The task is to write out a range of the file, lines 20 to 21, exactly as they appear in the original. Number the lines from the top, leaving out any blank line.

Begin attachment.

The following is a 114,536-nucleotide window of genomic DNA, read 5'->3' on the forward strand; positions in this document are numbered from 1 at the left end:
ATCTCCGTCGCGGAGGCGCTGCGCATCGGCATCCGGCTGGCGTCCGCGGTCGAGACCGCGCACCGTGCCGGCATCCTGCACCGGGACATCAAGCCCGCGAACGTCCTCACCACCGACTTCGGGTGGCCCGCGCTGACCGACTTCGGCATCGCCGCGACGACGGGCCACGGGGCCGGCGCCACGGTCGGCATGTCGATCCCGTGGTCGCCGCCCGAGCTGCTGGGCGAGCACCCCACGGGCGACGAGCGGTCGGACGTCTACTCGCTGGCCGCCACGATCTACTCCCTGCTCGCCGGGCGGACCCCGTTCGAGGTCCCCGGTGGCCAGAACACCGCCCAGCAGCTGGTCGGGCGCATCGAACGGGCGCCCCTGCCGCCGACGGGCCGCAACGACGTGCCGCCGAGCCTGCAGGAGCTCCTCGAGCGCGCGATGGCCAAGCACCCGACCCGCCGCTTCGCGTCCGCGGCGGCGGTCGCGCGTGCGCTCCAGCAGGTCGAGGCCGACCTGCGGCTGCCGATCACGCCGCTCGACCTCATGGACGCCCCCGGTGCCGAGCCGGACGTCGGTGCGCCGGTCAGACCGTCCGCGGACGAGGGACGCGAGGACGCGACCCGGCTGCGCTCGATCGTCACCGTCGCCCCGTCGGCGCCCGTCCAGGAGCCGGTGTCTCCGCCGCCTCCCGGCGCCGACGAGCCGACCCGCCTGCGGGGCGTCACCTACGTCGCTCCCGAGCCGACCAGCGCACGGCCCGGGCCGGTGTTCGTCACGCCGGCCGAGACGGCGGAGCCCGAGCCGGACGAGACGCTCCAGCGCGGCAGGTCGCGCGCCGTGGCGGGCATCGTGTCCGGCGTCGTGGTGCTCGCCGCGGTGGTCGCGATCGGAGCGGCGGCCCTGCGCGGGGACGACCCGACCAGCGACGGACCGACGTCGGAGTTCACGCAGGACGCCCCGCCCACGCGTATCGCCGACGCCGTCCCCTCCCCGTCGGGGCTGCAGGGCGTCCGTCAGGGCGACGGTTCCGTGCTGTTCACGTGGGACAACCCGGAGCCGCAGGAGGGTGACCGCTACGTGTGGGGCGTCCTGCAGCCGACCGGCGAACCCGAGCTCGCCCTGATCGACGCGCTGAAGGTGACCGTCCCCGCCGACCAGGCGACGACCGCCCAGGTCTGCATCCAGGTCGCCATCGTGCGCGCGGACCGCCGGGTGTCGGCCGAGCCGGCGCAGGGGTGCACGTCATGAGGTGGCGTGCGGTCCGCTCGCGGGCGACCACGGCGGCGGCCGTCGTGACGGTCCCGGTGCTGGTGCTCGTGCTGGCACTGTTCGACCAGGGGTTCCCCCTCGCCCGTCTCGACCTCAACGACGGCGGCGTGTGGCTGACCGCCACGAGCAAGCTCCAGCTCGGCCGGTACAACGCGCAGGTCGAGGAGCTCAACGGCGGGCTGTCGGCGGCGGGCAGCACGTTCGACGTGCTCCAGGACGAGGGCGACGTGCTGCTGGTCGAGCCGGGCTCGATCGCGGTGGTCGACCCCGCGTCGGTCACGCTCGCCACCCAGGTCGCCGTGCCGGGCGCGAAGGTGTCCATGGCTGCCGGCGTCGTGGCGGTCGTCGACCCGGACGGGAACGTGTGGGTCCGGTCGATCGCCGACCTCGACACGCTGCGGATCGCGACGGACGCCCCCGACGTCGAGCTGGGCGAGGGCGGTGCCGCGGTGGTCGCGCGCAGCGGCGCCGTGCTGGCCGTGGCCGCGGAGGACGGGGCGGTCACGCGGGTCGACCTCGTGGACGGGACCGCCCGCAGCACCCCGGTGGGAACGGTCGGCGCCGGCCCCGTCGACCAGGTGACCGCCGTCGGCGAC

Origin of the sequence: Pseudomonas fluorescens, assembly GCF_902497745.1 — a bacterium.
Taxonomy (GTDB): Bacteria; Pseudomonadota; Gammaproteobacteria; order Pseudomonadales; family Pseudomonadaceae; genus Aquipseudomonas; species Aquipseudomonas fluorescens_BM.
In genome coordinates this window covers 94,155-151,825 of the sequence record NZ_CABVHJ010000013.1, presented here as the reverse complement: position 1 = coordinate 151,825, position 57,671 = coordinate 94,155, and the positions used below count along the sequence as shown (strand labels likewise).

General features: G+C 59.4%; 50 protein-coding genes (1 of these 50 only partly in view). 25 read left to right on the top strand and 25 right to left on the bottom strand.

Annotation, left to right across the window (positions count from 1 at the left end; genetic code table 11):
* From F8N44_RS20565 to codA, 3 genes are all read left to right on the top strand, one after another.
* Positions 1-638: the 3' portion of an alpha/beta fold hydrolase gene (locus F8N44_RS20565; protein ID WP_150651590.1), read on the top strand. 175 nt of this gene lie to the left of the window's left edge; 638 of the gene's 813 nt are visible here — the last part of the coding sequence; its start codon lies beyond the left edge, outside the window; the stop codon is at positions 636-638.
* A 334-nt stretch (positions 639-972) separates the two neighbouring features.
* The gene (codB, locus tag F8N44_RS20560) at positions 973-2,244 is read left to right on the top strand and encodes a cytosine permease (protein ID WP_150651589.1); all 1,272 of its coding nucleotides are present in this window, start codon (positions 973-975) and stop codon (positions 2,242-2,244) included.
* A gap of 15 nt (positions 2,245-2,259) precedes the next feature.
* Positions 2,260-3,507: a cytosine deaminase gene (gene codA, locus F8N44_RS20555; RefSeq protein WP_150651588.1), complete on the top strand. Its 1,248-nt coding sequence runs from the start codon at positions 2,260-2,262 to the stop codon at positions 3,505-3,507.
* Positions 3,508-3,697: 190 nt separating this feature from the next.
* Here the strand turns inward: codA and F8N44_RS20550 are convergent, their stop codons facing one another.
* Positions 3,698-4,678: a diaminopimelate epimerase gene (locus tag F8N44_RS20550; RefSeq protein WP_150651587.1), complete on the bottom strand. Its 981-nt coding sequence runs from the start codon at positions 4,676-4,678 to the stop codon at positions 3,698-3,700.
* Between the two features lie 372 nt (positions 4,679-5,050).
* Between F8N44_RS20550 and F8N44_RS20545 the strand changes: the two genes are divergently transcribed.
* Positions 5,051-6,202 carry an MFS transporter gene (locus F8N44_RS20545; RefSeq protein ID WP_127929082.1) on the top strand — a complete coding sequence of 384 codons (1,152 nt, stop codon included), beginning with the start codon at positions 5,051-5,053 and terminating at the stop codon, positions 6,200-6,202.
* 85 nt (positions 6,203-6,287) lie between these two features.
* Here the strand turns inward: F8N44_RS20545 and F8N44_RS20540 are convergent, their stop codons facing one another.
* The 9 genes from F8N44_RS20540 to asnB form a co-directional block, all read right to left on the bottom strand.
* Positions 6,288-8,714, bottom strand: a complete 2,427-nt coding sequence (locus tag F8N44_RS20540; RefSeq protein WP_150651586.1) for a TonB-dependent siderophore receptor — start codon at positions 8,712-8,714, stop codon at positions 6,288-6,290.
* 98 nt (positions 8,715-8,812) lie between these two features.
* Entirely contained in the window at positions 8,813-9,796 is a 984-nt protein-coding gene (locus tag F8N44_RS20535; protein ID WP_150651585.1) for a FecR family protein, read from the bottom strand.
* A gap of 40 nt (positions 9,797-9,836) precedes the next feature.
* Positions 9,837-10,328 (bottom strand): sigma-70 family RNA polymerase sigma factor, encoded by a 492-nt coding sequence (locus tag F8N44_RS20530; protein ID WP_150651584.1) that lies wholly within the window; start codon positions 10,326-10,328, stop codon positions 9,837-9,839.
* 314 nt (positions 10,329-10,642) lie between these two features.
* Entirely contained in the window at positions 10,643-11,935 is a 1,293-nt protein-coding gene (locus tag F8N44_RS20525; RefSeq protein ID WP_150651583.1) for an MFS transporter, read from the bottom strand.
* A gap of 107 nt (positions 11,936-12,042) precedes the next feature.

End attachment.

* 85 nt (positions 6,203-6,287) lie between these two features.
* Here the strand turns inward: F8N44_RS20545 and F8N44_RS20540 are convergent, their stop codons facing one another.